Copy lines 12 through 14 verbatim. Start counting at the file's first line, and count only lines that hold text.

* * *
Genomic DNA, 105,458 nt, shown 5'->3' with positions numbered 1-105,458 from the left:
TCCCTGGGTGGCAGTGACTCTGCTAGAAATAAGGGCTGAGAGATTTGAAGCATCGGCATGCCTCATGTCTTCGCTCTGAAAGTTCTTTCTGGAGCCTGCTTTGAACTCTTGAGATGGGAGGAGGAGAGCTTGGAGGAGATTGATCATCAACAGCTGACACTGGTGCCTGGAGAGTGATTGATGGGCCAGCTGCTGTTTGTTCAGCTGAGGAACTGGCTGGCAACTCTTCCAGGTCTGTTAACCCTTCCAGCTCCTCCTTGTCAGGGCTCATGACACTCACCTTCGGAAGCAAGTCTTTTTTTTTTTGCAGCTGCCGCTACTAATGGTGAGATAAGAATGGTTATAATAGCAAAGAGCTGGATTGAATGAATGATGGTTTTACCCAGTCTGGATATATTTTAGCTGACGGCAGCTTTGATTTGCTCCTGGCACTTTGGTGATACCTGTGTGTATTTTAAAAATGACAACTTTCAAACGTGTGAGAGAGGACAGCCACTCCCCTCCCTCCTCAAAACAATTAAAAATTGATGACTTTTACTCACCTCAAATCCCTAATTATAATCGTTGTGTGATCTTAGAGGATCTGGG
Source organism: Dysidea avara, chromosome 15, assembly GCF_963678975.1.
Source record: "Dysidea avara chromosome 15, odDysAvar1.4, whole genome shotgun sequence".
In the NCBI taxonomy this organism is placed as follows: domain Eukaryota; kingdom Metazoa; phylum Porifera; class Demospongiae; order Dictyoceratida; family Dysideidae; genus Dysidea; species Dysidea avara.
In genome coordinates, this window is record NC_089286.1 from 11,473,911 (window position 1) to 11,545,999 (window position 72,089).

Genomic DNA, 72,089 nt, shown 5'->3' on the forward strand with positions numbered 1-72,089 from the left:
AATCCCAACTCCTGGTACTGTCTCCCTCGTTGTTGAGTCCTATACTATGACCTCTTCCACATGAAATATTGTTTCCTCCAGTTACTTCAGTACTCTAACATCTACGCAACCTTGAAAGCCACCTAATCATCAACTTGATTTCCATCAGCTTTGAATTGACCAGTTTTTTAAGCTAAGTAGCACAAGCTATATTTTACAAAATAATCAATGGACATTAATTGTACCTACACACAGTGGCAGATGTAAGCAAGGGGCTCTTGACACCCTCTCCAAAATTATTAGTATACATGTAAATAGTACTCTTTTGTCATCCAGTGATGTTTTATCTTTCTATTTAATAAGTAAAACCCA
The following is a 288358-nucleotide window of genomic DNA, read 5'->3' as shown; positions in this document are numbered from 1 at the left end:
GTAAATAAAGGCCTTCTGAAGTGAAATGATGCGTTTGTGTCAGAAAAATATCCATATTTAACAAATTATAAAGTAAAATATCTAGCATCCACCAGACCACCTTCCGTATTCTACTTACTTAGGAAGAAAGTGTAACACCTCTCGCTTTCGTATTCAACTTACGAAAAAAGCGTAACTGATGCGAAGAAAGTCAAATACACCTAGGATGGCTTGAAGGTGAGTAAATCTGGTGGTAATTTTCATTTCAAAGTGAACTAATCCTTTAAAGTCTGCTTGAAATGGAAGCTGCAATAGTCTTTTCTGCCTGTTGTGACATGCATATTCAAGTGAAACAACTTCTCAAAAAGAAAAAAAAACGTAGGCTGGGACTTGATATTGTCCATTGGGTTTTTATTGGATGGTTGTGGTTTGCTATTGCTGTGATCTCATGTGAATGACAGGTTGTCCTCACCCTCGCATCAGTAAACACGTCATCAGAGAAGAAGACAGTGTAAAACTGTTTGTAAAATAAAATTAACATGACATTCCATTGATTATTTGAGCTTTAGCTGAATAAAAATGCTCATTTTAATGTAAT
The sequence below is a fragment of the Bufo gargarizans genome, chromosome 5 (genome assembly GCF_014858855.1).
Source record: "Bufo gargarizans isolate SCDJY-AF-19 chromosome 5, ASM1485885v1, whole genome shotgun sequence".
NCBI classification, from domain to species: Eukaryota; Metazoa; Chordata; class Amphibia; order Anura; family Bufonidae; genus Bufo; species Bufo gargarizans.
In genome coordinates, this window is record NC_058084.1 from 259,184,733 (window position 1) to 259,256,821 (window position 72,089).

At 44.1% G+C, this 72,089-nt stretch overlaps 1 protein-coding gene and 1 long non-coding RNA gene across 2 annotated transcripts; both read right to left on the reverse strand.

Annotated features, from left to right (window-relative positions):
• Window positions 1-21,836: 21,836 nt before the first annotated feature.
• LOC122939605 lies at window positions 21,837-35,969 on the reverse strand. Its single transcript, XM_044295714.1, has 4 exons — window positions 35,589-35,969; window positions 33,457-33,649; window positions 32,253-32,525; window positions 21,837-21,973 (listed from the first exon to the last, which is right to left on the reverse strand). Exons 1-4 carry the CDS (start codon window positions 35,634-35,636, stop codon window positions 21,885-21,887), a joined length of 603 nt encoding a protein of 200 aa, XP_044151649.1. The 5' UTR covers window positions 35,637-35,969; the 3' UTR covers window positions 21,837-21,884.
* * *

Source record: "Bufo gargarizans isolate SCDJY-AF-19 chromosome 5, ASM1485885v1, whole genome shotgun sequence".
NCBI classification, from domain to species: Eukaryota; Metazoa; Chordata; class Amphibia; order Anura; family Bufonidae; genus Bufo; species Bufo gargarizans.
In genome coordinates, this window is record NC_058084.1 from 259,184,733 (window position 1) to 259,256,821 (window position 72,089).